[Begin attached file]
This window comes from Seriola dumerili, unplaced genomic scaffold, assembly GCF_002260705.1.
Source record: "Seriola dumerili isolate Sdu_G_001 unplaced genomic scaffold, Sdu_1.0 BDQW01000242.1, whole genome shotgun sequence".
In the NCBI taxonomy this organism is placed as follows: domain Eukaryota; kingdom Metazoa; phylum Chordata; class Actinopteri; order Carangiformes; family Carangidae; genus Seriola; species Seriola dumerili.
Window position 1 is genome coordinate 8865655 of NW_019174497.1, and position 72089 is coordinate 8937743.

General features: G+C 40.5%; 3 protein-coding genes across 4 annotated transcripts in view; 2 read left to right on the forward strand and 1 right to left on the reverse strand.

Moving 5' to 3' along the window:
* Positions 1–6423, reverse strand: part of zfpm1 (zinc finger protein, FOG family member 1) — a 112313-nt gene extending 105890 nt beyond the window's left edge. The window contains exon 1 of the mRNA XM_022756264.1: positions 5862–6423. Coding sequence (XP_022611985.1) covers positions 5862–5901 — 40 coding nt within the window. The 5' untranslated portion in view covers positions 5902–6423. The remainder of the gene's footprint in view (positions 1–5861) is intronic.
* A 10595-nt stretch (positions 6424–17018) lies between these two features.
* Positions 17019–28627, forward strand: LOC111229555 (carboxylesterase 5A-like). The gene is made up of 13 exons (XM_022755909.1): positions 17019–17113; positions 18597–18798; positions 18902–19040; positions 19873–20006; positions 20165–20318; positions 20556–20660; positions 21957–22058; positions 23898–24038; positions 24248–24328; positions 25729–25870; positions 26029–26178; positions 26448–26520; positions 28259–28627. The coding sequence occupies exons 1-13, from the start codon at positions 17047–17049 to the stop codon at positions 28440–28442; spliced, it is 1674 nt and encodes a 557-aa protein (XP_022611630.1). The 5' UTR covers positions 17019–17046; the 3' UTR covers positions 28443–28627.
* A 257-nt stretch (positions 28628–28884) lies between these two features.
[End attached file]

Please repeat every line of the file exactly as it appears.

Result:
This window comes from Seriola dumerili, unplaced genomic scaffold, assembly GCF_002260705.1.
Source record: "Seriola dumerili isolate Sdu_G_001 unplaced genomic scaffold, Sdu_1.0 BDQW01000242.1, whole genome shotgun sequence".
In the NCBI taxonomy this organism is placed as follows: domain Eukaryota; kingdom Metazoa; phylum Chordata; class Actinopteri; order Carangiformes; family Carangidae; genus Seriola; species Seriola dumerili.
Window position 1 is genome coordinate 8865655 of NW_019174497.1, and position 72089 is coordinate 8937743.

General features: G+C 40.5%; 3 protein-coding genes across 4 annotated transcripts in view; 2 read left to right on the forward strand and 1 right to left on the reverse strand.

Moving 5' to 3' along the window:
* Positions 1–6423, reverse strand: part of zfpm1 (zinc finger protein, FOG family member 1) — a 112313-nt gene extending 105890 nt beyond the window's left edge. The window contains exon 1 of the mRNA XM_022756264.1: positions 5862–6423. Coding sequence (XP_022611985.1) covers positions 5862–5901 — 40 coding nt within the window. The 5' untranslated portion in view covers positions 5902–6423. The remainder of the gene's footprint in view (positions 1–5861) is intronic.
* A 10595-nt stretch (positions 6424–17018) lies between these two features.
* Positions 17019–28627, forward strand: LOC111229555 (carboxylesterase 5A-like). The gene is made up of 13 exons (XM_022755909.1): positions 17019–17113; positions 18597–18798; positions 18902–19040; positions 19873–20006; positions 20165–20318; positions 20556–20660; positions 21957–22058; positions 23898–24038; positions 24248–24328; positions 25729–25870; positions 26029–26178; positions 26448–26520; positions 28259–28627. The coding sequence occupies exons 1-13, from the start codon at positions 17047–17049 to the stop codon at positions 28440–28442; spliced, it is 1674 nt and encodes a 557-aa protein (XP_022611630.1). The 5' UTR covers positions 17019–17046; the 3' UTR covers positions 28443–28627.
* A 257-nt stretch (positions 28628–28884) lies between these two features.